Festivals - Capital Gains
This article is from 2008.
Edinburgh in August plays host to more artsy types, funny folk and wanton entertainers than anywhere else on earth. Anna Millar guides you through the melee
Kicking off the capital’s world famous summer festivals in late July, it’s the Edinburgh Jazz and Blues Festival (25 Jul–3 Aug) which is the longest running jazz festival in the UK. Following hot on its heels is relative newbie to Edinburgh’s festival scene, the Edinburgh Art Festival (31 Jul–31 Aug), which has quickly established itself as a major player, with a string of big name shows, and an impressive programme of curatorial talks and events.
Next up, for a touch of old-school tradition, look no further than the world renowned Edinburgh Military Tattoo (1–23 Aug). Since its inception over 50 years ago, more than 12 million people have travelled to the grounds of the city’s castle to see this landmark event.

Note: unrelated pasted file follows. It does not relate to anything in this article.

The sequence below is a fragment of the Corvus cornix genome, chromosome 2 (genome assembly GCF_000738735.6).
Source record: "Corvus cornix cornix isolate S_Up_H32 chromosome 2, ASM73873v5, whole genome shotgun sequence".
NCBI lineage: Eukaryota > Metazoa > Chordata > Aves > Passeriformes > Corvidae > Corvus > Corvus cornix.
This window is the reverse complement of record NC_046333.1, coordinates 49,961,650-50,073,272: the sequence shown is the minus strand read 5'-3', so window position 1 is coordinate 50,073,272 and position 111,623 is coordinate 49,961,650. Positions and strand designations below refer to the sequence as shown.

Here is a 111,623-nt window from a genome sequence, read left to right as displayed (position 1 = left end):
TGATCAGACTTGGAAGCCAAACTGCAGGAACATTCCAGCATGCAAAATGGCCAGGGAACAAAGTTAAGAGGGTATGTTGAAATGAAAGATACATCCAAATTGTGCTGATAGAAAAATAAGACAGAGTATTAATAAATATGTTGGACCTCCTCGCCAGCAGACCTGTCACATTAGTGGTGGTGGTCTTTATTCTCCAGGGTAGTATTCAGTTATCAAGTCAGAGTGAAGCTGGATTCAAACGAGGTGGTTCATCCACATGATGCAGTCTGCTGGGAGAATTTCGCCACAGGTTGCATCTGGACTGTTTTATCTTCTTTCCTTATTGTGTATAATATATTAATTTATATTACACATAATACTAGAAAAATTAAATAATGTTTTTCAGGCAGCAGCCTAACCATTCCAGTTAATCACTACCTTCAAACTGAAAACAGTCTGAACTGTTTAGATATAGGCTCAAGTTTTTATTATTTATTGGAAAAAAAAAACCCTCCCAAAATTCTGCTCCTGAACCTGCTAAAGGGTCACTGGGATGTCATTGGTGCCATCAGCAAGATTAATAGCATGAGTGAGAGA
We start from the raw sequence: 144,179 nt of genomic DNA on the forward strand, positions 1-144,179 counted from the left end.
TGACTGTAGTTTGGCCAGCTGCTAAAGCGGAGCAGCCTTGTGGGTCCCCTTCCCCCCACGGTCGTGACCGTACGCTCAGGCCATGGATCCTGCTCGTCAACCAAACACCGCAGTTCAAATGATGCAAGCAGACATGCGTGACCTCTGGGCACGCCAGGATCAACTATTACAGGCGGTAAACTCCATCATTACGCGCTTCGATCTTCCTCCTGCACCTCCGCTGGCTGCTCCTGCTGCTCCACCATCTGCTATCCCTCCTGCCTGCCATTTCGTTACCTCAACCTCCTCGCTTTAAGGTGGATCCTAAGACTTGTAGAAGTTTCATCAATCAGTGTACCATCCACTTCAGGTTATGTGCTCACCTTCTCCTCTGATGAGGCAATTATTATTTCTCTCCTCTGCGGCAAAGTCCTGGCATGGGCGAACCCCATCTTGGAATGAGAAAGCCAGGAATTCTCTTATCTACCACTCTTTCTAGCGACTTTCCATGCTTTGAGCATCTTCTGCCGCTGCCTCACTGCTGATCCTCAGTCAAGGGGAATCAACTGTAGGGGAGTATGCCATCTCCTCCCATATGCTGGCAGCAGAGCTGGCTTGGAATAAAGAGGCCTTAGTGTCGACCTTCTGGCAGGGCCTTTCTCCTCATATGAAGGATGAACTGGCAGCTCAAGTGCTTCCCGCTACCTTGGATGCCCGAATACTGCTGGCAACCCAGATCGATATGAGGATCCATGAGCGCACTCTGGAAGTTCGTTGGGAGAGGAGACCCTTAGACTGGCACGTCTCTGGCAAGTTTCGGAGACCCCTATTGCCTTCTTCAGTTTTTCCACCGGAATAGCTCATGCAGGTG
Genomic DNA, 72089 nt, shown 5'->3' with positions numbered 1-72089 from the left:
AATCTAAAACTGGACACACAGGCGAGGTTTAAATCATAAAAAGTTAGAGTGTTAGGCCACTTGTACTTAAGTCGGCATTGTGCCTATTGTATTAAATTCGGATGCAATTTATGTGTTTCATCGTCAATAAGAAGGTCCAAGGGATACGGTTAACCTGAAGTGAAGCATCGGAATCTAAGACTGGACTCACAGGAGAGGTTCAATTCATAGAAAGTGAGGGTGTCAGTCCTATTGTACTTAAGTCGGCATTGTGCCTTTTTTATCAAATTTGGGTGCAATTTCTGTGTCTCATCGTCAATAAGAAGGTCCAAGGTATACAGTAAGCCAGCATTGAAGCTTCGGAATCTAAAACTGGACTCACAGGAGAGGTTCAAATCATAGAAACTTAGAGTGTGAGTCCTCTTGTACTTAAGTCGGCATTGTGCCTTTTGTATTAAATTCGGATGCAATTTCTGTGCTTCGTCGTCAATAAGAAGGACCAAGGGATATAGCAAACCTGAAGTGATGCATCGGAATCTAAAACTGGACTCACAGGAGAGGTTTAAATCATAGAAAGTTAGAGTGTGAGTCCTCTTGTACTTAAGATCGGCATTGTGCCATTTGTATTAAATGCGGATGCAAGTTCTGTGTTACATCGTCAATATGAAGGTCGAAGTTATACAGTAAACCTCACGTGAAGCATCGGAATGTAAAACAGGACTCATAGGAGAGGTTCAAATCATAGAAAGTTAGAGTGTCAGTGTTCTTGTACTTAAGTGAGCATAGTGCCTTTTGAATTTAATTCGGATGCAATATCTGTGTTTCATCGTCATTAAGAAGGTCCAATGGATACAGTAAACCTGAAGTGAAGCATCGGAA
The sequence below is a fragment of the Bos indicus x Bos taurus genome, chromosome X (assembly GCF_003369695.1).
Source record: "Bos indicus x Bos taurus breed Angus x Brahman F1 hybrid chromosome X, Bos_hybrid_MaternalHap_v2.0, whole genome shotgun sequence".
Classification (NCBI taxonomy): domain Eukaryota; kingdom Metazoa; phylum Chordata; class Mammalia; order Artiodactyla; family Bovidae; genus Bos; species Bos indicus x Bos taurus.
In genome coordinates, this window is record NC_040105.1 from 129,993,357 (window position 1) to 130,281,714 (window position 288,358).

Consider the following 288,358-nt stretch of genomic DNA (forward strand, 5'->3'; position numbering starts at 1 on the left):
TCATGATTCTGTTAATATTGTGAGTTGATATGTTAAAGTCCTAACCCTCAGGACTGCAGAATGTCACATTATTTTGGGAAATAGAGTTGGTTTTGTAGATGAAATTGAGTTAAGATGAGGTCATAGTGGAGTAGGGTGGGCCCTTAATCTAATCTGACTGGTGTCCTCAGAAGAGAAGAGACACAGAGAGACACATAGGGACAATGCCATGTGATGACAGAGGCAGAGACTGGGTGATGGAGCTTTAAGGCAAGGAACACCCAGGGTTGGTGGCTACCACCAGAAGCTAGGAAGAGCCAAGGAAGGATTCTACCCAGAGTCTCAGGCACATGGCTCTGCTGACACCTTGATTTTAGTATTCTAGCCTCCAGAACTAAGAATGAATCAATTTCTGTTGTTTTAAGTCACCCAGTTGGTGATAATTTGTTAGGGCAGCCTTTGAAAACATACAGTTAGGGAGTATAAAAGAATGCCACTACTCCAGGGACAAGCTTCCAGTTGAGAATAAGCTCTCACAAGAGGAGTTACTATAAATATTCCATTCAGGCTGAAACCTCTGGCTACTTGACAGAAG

In contrast to the Tattoo’s militaria there’s the Festival of Spirituality and Peace (3-24 Aug) which was set up as ‘a platform for the flowering of the human spirit’, which, in real terms means a series of concerts, performances and discussions on the well being of our all too fragile planet.
Not for nothing is the Fringe (3–25 Aug) dubbed ‘The Greatest Show on Earth’. 2007 featured a gallus 2000+ shows. From comedy and theatre, to dance and musicals, the Fringe – which includes two inaugural events this year, the Edinburgh Comedy Festival and the EDge, which replaces T on the Fringe – remains at the cutting edge of fringe festivals the world over.
Further up the road, with its head-quarters near the top of the Royal Mile, the Edinburgh International Festival (8–31 Aug) regularly attracts some of the world’s biggest names from classical music, theatre, opera and dance. While across town, the Edinburgh International Book Festival (9–25 Aug) last year alone staged 700 events from 40 countries around the world.
Finally, nestled at the end of August, is the increasingly popular Festival of Politics (20–23 Aug). Running over a long weekend, this year’s line-up includes artists, creative types, social thinkers and, unsurpsingly politicians.
Finally, the Edinburgh Mela (25–31 Aug) concludes the season with a multi-cultural mix of theatre, dance and music.